The merciless revenge perpetrated on the entire German civilian population of Eastern Europe during the closing stages of the war, and for many months after, took the lives of over 2,100,000 ethnic German men, women and children. For generations these Germans had lived and toiled in areas that today are part of central and Eastern Europe. Around fifteen million of these Volksdeutsche were driven from their homes and ancestral lands in Poland, East Prussia, Silesia, Ukraine, Belarus and Serbia and forced back into the Allied occupied zones of Germany. This was the greatest forcible evacuation of people in European history. It is estimated that of the eight million Germans expelled from Poland around 1,600,000 died in the process. In Czechoslovakia, memories of the Lidice massacre inspired acts of revenge against German soldiers and civilians. Soldiers were disarmed, tied to stakes, doused with petrol and set alight. Wounded German soldiers in hospital were shot in their beds, others were hung up on lamposts in Wenzell Square and fires were lit beneath them so that they died the gruesome death of being roasted alive. These ethnic Germans lived in fear of the Russians but no one thought that the dreadful fate which awaited them would not even emanate from the Soviets at all but from their own neighbours, the Czechs!
Thousands of innocent German residents were murdered in their homes by the Czechs, others were forced into interment camps where they were beaten and maltreated before being expelled. Bishop Beranek of Prague declared: ‘If a Czech comes to me and confesses to having killed a German, I absolve him immediately’. The Americans, utterly blind to the political consequences of allowing the Soviets to liberate Czechoslovakia, halted at the Karlsbad-Pilsen-Budweis line. The Sudeten Germans now had no protection from the torrent of bestiality vented on them by the Czechs. In Brno, 25,000 German civilians were forced marched at gun-point to the Austrian border. There, the Austrian guards refused them entry, the Czech guards refused to re-admit them. Herded into an open field they died by the hundreds from hunger and cold before being rescued by the US 16th Tank Division on May 8th 1945. In the Russian occupied zones of Eastern Europe and in Germany, hundreds of thousands of civilian men and women, Poles, Czechs, Romanians and Germans, were transported to the Urals in the Soviet Union and used as slave labourers until released in the late 40s. Mostly ignored by the world’s press, the unimaginable suffering experienced by the expellees is largely unknown outside Germany, yet it was systematically carried out in a brutal fashion as official Allied policy in accordance with the decisions formulated at Yalta and Potsdam.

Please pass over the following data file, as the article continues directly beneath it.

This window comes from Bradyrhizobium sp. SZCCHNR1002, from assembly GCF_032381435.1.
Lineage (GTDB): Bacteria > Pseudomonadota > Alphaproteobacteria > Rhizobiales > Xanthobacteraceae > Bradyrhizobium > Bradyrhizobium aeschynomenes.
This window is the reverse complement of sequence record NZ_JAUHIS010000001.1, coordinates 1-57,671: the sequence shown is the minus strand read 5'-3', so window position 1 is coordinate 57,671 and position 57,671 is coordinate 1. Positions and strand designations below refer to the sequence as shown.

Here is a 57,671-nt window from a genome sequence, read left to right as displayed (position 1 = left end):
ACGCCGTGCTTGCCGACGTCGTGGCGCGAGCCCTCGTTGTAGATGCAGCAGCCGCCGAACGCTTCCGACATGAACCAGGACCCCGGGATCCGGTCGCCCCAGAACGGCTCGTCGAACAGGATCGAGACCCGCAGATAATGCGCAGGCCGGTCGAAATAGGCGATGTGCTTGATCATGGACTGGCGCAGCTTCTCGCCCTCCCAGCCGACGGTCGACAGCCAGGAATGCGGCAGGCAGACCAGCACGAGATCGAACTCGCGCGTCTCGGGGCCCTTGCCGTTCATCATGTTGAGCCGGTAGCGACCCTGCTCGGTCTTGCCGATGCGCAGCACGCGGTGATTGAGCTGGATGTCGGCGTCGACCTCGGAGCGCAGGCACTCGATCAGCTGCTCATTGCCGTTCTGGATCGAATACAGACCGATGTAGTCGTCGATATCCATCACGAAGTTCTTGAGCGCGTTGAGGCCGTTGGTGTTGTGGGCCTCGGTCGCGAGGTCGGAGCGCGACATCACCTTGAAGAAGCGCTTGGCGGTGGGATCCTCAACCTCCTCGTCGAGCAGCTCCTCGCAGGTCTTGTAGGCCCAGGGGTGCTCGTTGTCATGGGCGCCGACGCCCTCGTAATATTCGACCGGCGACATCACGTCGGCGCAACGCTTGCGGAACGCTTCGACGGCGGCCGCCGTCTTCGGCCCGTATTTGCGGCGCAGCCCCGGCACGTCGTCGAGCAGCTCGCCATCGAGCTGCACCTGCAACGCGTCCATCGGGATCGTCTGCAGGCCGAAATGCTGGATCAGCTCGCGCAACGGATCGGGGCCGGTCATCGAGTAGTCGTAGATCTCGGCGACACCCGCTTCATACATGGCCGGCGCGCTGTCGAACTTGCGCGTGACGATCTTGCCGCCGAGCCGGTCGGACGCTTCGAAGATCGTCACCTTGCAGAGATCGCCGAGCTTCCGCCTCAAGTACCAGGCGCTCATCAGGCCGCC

Around the small Bavarian village of Postberg (Postoloprty) in the province of Saazerland on the Bavarian-Czech border, hundreds of German men, women and children were shot to death during the Czech ‘ethnic cleansing’. All German civilian residents in the province were rounded up by Czech soldiers and communist partisans and marched to a collection point in Postberg. There they were interned and beaten, many were executed. On September 17, 1947, a number of mass graves were discovered in and around Postberg. Thirty-four bodies were found in the village itself, another four nearby at Weinberg and twenty-six in an old sandpit at Schuladen. At Lewanitzer, 349 corpses were unearthed and another 103 bodies were exhumed from another mass grave. Ten corpses were found in a sand pit at Kreuz along with another 225 bodies in a mass grave at the local school.
At the military barracks five bodies were found and seven were buried under house No. 74. During investigations only one Czech, Vojtech Cerny, admitted to participating in the shooting and killing of four Germans. In all, a total of 763 Germans were murdered. A law, passed by the Czech authorities (The Benesch law: No115/1946) stated that all Czech crimes against Germans were not legible to penalty.